There are good reasons for coal playing such a large role in our power generation. It is the most abundant primary energy source in the world, capable of supporting our energy needs for over 300 years at our current usage rate, as compared to oil or natural gas which is projected to be exhausted in about 30-50 years3. It is located in or near our largest population centers and our largest industrialized countries like the US, UK, Germany, China and India. It can also be easily transported and produces among the most reliable and affordable electricity today.

However, coal also carries a significant environmental cost with its use. When coal is burned to produce electricity, it emits air pollutants in the form of oxides of sulfur, nitrogen and carbon into the atmosphere. The oxides of sulfur and nitrogen can contribute to acid rain and smog. And the oxide of carbon in the form of carbon dioxide (CO2) is a green house gas that can contribute to global warming.

Steam generator technology – the critical component

At the heart of every coal plant is the steam generator, which converts the energy stored in coal into high quality steam needed to drive a steam turbine generator for efficient production of electricity.

The steam generator is the most critical component in our energy future since it allows us to unlock the energy value of coal, but also determines the environmental impact or cost we pay for this value. Improving its environmental performance is the most important thing we can do for ourselves and the environment.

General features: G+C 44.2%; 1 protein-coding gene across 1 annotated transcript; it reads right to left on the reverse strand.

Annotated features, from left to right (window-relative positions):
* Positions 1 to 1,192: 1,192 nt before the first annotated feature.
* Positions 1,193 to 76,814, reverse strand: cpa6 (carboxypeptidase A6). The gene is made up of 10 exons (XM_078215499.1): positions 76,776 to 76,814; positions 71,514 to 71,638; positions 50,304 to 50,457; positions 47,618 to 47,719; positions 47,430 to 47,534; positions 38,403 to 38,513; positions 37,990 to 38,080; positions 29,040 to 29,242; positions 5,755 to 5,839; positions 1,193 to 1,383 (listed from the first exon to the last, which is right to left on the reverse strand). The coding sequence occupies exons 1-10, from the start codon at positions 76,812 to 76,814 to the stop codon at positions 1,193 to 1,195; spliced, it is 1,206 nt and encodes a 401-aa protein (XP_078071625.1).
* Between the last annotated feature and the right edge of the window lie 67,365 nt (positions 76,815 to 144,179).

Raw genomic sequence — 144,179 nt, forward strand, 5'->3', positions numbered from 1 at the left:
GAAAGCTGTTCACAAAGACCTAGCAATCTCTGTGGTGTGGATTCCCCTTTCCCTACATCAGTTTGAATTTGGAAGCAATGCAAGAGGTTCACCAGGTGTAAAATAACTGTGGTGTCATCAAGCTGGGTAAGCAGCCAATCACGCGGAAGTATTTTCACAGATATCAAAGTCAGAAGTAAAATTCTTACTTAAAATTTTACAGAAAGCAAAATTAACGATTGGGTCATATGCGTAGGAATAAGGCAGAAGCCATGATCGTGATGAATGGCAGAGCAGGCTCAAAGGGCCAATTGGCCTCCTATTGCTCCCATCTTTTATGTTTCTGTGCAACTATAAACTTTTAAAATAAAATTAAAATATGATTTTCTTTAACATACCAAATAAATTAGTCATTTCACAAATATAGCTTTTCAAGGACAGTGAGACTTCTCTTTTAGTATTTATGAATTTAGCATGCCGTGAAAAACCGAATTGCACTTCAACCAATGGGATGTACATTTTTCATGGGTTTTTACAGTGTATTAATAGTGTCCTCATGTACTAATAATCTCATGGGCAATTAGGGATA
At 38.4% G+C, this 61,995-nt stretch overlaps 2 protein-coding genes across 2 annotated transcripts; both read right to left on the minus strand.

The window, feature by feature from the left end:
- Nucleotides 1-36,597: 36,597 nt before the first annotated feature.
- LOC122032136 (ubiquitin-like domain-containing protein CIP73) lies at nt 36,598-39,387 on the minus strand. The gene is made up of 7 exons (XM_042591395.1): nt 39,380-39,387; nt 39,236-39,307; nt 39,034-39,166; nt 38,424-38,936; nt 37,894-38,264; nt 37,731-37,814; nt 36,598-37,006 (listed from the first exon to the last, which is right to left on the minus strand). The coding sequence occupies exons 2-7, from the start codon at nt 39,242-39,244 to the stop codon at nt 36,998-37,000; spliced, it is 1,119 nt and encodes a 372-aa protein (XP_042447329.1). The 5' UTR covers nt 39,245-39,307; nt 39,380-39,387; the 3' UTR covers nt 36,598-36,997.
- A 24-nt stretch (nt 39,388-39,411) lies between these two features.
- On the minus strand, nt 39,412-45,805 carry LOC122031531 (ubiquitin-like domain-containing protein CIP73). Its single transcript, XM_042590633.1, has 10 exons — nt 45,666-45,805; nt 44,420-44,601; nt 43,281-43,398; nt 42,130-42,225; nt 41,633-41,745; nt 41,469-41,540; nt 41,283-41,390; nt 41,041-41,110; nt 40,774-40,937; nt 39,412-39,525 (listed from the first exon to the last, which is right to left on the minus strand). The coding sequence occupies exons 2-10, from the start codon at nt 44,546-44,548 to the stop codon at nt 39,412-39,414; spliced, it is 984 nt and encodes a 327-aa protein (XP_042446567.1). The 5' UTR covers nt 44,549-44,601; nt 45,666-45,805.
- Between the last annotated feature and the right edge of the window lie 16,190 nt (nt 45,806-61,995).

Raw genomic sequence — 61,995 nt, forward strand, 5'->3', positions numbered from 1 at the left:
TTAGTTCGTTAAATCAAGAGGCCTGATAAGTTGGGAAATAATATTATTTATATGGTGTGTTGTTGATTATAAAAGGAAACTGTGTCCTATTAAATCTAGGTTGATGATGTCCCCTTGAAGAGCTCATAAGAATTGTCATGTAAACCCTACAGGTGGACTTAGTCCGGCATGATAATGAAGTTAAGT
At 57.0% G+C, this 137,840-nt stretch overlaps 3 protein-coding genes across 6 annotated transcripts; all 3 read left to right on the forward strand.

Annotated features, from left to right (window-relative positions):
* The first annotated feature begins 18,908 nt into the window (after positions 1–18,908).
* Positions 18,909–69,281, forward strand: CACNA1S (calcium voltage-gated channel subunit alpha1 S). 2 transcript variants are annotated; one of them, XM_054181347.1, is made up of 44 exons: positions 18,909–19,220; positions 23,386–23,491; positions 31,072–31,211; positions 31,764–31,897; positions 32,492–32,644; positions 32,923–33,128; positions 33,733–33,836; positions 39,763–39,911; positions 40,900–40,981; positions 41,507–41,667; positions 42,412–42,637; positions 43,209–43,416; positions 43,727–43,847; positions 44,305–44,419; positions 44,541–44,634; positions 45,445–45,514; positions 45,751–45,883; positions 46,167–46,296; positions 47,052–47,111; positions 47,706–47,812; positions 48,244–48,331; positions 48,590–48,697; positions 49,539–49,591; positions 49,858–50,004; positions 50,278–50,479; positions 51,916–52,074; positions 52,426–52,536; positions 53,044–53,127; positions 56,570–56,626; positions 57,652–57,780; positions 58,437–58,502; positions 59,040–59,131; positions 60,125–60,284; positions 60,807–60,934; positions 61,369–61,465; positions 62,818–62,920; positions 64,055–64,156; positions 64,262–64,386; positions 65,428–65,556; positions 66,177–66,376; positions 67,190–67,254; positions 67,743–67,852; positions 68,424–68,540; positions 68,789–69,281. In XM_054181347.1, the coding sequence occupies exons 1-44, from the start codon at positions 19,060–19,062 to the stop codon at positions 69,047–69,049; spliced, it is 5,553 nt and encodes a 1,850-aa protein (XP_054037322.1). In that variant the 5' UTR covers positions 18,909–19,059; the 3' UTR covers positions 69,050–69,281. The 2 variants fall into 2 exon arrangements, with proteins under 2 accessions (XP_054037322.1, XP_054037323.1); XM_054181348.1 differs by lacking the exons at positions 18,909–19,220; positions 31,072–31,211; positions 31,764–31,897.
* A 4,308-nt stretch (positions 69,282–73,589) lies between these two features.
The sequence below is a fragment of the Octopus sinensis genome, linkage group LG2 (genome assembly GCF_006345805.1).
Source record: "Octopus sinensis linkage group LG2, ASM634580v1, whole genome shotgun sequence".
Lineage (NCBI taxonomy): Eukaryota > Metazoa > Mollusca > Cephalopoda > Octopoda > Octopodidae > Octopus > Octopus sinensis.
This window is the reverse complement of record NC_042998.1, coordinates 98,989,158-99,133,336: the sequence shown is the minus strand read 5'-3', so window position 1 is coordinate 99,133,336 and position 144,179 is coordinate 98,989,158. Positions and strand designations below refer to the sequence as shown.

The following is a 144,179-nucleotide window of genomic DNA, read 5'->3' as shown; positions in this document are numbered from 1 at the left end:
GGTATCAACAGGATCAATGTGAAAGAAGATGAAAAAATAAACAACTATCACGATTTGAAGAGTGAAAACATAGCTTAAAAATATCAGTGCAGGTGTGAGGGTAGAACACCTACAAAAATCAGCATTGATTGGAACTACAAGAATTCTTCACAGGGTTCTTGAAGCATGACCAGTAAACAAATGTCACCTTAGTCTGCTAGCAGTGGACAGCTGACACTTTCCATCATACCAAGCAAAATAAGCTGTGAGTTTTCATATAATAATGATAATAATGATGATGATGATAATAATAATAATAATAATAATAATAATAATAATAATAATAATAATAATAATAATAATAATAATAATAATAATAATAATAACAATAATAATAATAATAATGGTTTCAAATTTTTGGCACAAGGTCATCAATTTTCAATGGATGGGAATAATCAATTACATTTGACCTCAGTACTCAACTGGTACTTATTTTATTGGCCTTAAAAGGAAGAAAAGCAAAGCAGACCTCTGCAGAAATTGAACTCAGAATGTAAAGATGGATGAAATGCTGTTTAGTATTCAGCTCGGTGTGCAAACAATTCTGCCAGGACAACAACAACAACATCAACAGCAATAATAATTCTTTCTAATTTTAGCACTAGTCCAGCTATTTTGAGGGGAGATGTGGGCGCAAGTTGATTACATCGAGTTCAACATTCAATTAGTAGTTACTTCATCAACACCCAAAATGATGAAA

CFB technology 

At Foster Wheeler, we have developed a different steam generator technology called Circulating Fluidized Bed (CFB). Unlike conventional steam generators which burn the coal in a massive high temperature flame, CFB technology doesn’t have burners or a flame within its furnace. It utilizes fluidization technology to mix and circulate the fuel particles with limestone as they burn in a low temperature combustion process.

The limestone captures the sulfur oxide pollutants as they are formed during the burning process, while the low burning temperature minimizes the formation of the nitrogen oxide pollutants.

The fuel and limestone particles are recycled over and over back to the process which results in high efficiency for burning the fuel, capturing pollutants and for transferring the fuel’s heat energy into high quality steam used to produce power.

Due to the vigorous mixing, long burning time and low temperature of its combustion process, CFBs can cleanly burn virtually any combustible material; greatly surpassing the fuel limitation of conventional combustion processes. Unlike conventional steam generators, CFBs capture and control harmful pollutants during the burning process and don’t need to rely on add-on pollution control equipment.

1 of 3 < 1 | 2 | 3 View on one page
Show Comments
Hide Comments

Join the discussion

We welcome your thoughtful comments.
All comments will display your user name.

Want to participate in the discussion?

Register for free

Log in for complete access.


No one has commented on this page yet.

RSS feed for comments on this page | RSS feed for all comments